International News & Info
Local Transparency and Open Data - a summary of the Open Data conference
Local and National Government Open Data across Europe - Cambridge October 26th 2012
Open data experts and enthusiasts from across the UK and Europe gathered in Jesus College, a 500 year old place of scholarly activity at Cambridge University, to demonstrate practical achievements and challenges on
- Why we need Open Data?
- What we can we do with Open Data?
- How to make them available?
Read the article here..
See the many interesting PPT's here..
The Closed World of Company Data; An examination of how open company data is in Open Government Partnership countries
OpenCorporates, the Open Database of the Corporate World, recently published an interesting report on Open Government Partnership countries scoring badly for open access to company data.
Quote: "Virtually all OGP countries score very badly for openness of company data, with several – including countries such as Spain, Greece and Brazil – effectively closed for the public, civil society and the wider world, undermining corporate governance, and providing a fertile ground for corruption, money laundering, organised crime, and tax evasion".
Absolutely worth reading....Download it here
New law obliges publishing of public data in open formats
Brave New Open Data World?
There is a growing tendency to release all sorts of data on the Internet. The greater availability of interoperable public data catalyses secondary use of such data, which leads to growth of information industries and better government transparency. Open data policies may at the same time be in conflict with the individual’s right to information privacy as protected by the EU Privacy Directive.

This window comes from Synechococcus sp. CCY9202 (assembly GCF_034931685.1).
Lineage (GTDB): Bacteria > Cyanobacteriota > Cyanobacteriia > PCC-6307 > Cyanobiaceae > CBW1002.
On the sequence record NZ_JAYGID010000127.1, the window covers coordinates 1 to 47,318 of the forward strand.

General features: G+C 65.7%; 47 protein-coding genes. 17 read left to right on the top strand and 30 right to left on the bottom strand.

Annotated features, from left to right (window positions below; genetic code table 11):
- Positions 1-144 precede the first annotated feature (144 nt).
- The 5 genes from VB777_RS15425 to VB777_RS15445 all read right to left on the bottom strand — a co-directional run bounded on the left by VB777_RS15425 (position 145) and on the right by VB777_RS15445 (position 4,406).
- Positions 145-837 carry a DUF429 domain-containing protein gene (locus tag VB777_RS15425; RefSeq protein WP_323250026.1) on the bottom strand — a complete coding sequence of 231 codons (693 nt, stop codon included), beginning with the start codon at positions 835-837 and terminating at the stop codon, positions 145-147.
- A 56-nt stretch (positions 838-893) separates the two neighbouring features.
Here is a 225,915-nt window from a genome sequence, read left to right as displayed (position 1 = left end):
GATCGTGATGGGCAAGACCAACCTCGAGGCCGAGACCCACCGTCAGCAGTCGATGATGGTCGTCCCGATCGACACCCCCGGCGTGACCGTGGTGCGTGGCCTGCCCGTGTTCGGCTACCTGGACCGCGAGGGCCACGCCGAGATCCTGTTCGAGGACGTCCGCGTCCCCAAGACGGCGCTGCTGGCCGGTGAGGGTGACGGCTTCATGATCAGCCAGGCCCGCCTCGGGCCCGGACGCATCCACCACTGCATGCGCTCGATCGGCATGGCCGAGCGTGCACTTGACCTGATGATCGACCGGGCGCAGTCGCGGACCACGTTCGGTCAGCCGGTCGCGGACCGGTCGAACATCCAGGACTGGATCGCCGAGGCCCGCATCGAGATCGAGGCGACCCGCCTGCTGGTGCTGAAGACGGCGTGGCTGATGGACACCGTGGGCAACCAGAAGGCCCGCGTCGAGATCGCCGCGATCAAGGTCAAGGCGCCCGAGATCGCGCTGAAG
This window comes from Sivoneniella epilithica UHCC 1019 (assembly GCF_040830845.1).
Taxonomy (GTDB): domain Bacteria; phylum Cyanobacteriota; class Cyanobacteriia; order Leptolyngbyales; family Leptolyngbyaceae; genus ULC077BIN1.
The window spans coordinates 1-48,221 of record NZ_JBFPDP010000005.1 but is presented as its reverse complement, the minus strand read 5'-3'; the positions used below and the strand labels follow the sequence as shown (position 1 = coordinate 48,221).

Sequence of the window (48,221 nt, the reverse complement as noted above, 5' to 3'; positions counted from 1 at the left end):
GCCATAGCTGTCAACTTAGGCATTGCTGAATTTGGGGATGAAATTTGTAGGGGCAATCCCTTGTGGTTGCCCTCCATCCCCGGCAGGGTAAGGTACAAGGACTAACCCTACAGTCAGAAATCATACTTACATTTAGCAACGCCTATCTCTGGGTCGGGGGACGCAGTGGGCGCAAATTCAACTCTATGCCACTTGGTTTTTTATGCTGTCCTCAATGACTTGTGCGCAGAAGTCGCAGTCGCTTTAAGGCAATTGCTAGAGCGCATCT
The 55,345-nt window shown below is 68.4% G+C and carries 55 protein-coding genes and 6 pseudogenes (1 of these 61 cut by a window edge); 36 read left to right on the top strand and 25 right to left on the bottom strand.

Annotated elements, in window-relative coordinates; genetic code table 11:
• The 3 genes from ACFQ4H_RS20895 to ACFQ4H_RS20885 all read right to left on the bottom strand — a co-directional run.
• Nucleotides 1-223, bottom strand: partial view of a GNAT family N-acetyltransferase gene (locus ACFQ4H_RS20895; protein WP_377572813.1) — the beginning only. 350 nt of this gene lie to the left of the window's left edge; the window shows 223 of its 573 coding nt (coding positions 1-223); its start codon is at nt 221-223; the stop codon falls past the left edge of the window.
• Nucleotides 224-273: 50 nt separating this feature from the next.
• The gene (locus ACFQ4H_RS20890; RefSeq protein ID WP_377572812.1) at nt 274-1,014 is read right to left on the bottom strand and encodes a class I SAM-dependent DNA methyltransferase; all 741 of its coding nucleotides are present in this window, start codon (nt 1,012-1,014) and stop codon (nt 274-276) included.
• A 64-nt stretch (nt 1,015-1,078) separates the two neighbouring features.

Stefan Kulk (Delft University of Technology, OTB Research Institute for the Built Environment) and Bastiaan van Loenen from that same university ask some challenging questions.
Read the article here..
Costs and benefits of open data 'are not properly understood', says watchdog
"Since data.gov.uk's creation in 2010, some 8,000 datasets have been released through the site, attracting over 1.75m visits."
The National Audit Office (NAO) has released a report on the transparancy of public information.
The conclusions: "Opening up access to public information has the potential to improve accountability and support public service improvement and economic growth. What the Government is lacking at the moment is a firm grasp of whether that potential is being realised. If transparency initiatives are to be more than aspirations, then Government needs to measure and monitor both their costs and benefits. This is vital for tracking success and learning what works."
Source: National Audit Office (http://www.nao.org.uk/publications/1012/implementing_transparency.aspx)
- Executive summary (opens in new window) (PDF - 95KB)
- Full report (opens in new window) (PDF - 794KB)
- Press notice (HTML)
- Detailed methodology - opens in new window (PDF - 166KB)
A single European open data licence?